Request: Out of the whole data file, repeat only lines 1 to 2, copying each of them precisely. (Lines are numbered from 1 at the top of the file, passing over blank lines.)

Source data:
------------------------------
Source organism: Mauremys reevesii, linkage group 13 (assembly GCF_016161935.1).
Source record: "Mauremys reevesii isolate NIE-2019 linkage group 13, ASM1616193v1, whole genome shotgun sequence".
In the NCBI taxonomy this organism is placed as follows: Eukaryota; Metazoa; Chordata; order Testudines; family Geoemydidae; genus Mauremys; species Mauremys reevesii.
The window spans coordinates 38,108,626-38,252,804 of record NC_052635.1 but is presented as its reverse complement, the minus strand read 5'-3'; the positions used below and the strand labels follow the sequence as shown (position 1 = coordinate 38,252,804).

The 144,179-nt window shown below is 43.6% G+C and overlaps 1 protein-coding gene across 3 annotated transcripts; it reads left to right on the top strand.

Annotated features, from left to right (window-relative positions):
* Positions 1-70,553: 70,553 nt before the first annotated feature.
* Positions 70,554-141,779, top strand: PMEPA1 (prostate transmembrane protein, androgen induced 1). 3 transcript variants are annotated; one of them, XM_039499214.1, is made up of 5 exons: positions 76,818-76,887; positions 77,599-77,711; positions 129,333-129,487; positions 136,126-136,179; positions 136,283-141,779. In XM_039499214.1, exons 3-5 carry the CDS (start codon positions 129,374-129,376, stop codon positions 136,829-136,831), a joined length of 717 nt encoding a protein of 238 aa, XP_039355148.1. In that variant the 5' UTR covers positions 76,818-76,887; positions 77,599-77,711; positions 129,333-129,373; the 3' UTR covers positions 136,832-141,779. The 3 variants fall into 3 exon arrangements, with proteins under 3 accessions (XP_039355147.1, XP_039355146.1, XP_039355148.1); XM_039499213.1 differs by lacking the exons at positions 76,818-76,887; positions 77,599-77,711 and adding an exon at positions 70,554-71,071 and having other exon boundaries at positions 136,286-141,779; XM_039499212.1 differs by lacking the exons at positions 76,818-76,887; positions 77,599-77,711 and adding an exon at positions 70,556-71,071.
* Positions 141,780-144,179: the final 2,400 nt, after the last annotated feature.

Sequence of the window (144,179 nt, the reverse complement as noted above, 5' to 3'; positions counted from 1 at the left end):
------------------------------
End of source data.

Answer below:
Source organism: Mauremys reevesii, linkage group 13 (assembly GCF_016161935.1).
Source record: "Mauremys reevesii isolate NIE-2019 linkage group 13, ASM1616193v1, whole genome shotgun sequence".